The fixed versus variable loan debate continues regardless of whether interest rates are rising or falling.
|Your home loan repayments will fall when interest rates fall||Your home loan repayments will rise when interest rates rise|
|Variable rate loans can include a range of extra features, and some loan products have low introductory, or “honeymoon” rates for an initial period before reverting to the standard rate||Can also be risky in a rising interest rate market if you’ve overcapitalised on your loan|
|Variable rate home loans usually provide options and flexibility and will often allow unlimited additional repayments||If interest rates rise quickly, your home loan repayments over a certain period of time may be more than those of a fixed interest rate home loan over the same period of time|
|The average variable interest rate is generally lower than a fixed home loan rate||If you have borrowed at or near your repayment capacity, it is risky if interest rate do rise|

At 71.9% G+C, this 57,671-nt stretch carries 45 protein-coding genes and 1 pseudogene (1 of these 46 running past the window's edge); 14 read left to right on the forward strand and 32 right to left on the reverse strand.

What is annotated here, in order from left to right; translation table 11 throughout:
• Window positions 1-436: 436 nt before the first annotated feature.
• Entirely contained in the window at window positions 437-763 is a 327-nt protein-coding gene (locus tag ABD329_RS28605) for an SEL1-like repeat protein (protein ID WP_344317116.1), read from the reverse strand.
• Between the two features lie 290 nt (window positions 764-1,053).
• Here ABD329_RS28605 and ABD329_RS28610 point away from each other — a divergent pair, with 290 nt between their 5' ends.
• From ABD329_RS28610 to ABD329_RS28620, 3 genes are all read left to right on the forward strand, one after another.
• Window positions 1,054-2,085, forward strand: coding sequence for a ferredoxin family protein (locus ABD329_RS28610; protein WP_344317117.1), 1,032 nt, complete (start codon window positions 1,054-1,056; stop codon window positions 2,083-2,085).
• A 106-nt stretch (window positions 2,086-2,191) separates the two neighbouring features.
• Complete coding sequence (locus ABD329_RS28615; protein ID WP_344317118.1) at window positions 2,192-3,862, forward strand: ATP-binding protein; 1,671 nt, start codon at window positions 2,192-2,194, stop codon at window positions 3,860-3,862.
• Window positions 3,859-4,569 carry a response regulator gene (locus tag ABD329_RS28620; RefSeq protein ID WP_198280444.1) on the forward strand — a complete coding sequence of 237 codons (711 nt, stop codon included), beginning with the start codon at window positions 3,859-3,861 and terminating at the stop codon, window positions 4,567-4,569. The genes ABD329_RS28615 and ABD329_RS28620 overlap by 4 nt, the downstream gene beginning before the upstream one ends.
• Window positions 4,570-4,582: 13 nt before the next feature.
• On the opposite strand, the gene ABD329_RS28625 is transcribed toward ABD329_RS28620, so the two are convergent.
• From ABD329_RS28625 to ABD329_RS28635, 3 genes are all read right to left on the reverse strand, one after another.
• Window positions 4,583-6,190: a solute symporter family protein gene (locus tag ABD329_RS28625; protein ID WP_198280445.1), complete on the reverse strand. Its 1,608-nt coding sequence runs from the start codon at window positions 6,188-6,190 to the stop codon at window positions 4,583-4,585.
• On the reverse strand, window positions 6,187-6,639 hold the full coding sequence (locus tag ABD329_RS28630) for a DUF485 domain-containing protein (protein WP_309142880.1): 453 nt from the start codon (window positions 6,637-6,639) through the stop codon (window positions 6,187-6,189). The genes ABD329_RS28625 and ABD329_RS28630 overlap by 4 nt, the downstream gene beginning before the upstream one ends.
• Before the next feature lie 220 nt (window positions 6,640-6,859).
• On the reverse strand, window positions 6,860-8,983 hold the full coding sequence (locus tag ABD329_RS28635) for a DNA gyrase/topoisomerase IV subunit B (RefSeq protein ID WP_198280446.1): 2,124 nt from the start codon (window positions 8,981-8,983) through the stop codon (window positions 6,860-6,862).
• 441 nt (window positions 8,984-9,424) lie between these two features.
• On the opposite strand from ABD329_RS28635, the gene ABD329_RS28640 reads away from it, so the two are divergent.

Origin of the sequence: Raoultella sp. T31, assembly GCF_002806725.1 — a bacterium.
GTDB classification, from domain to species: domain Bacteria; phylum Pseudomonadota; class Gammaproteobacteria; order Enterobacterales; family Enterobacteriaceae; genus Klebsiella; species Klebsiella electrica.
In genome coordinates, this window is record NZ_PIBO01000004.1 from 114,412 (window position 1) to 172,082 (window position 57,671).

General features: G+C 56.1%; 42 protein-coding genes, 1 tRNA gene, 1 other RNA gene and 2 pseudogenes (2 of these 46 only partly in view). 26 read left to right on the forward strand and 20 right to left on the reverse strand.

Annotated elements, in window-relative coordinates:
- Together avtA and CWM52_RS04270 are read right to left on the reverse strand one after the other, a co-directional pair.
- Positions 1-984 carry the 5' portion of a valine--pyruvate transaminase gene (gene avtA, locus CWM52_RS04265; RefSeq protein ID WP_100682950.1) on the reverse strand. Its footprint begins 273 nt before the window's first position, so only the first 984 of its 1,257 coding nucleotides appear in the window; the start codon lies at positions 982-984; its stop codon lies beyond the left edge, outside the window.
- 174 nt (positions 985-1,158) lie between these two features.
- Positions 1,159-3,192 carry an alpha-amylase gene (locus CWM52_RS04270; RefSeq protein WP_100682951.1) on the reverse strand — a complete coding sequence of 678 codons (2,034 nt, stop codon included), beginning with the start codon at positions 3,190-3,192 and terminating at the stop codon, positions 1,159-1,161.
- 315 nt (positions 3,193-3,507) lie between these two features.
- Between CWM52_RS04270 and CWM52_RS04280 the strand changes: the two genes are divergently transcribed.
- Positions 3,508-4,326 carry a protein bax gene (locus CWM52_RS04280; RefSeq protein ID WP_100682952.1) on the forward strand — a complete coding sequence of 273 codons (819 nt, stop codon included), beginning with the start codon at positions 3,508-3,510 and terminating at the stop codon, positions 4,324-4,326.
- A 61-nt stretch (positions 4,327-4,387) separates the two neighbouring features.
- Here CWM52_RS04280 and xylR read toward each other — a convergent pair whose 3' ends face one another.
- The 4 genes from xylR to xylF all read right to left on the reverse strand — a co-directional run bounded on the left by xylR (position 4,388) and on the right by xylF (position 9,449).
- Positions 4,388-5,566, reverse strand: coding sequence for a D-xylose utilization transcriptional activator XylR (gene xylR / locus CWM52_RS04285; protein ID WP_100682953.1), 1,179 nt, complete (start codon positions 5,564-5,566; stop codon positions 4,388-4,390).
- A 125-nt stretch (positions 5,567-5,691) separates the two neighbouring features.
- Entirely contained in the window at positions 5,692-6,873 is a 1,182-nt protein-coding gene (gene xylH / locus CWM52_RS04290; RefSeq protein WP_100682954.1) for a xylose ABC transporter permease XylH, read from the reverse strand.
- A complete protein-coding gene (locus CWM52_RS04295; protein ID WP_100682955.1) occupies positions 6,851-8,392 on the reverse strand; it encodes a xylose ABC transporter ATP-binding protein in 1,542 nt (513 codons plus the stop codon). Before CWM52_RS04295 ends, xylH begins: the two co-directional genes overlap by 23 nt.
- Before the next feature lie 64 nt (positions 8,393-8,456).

|You will know how much your loan repayments will be for a fixed period, regardless of market interest rate changes||May be less flexible than a variable home loan rate, limiting additional repayment options and excluding the option to redraw|
|Protects you against interest rate rises||If your circumstances change and you want and/or need to exit the loan early, early exit fees will apply|
|You can pick the time period to suit you; fixed terms are available from 6 months to 10 years||Over the term of your loan you may end up paying more than if you had selected a variable home loan, even in a rising interest rate market|
A split rate loan allows you to split your loan amount between fixed interest and variable interest rates. This means that regardless of the economic situation your loan will be partially suited to it. However, it will also mean that you will be unlikely to receive the full benefits of a choice one way or the other.
Such a choice may suit your particular situation if you need some security, but also want the chance to pay off some of your loan ahead of time.
Although it would be ideal to provide a ‘one size fits all’ answer to the ‘fixed versus variable’ question, the reality is that the choice of loan should be determined by your situation and own financial goals and priorities. You need to take into account your cash flow and need for security and/or flexibility and any costs associated with changing your current loan structure.